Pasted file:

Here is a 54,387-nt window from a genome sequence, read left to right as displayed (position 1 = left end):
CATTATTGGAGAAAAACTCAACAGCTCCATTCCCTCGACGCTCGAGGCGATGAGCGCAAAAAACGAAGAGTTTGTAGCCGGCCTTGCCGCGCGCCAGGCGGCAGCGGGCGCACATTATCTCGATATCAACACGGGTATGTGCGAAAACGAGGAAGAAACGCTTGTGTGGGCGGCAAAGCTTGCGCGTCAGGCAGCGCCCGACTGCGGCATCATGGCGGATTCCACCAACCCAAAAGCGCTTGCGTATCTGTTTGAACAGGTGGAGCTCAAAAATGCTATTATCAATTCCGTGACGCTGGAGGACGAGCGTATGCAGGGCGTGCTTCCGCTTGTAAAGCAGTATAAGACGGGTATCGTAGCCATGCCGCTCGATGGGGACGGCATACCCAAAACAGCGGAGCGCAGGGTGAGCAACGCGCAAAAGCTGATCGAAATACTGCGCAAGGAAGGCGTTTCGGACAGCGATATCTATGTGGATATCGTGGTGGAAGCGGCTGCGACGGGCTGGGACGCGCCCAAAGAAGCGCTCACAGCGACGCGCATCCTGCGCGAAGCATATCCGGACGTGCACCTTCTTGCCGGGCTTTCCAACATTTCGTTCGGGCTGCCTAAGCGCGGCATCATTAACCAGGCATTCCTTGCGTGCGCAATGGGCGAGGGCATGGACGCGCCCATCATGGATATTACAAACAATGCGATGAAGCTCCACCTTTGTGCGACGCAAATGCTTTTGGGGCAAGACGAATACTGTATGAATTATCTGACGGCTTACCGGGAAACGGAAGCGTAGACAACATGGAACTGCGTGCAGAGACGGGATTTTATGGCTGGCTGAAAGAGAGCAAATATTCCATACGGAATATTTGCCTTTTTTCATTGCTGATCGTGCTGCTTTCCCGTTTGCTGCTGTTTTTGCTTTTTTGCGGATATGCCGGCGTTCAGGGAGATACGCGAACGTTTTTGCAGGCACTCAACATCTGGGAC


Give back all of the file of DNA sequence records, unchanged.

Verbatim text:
Here is a 54,387-nt window from a genome sequence, read left to right as displayed (position 1 = left end):
CATTATTGGAGAAAAACTCAACAGCTCCATTCCCTCGACGCTCGAGGCGATGAGCGCAAAAAACGAAGAGTTTGTAGCCGGCCTTGCCGCGCGCCAGGCGGCAGCGGGCGCACATTATCTCGATATCAACACGGGTATGTGCGAAAACGAGGAAGAAACGCTTGTGTGGGCGGCAAAGCTTGCGCGTCAGGCAGCGCCCGACTGCGGCATCATGGCGGATTCCACCAACCCAAAAGCGCTTGCGTATCTGTTTGAACAGGTGGAGCTCAAAAATGCTATTATCAATTCCGTGACGCTGGAGGACGAGCGTATGCAGGGCGTGCTTCCGCTTGTAAAGCAGTATAAGACGGGTATCGTAGCCATGCCGCTCGATGGGGACGGCATACCCAAAACAGCGGAGCGCAGGGTGAGCAACGCGCAAAAGCTGATCGAAATACTGCGCAAGGAAGGCGTTTCGGACAGCGATATCTATGTGGATATCGTGGTGGAAGCGGCTGCGACGGGCTGGGACGCGCCCAAAGAAGCGCTCACAGCGACGCGCATCCTGCGCGAAGCATATCCGGACGTGCACCTTCTTGCCGGGCTTTCCAACATTTCGTTCGGGCTGCCTAAGCGCGGCATCATTAACCAGGCATTCCTTGCGTGCGCAATGGGCGAGGGCATGGACGCGCCCATCATGGATATTACAAACAATGCGATGAAGCTCCACCTTTGTGCGACGCAAATGCTTTTGGGGCAAGACGAATACTGTATGAATTATCTGACGGCTTACCGGGAAACGGAAGCGTAGACAACATGGAACTGCGTGCAGAGACGGGATTTTATGGCTGGCTGAAAGAGAGCAAATATTCCATACGGAATATTTGCCTTTTTTCATTGCTGATCGTGCTGCTTTCCCGTTTGCTGCTGTTTTTGCTTTTTTGCGGATATGCCGGCGTTCAGGGAGATACGCGAACGTTTTTGCAGGCACTCAACATCTGGGAC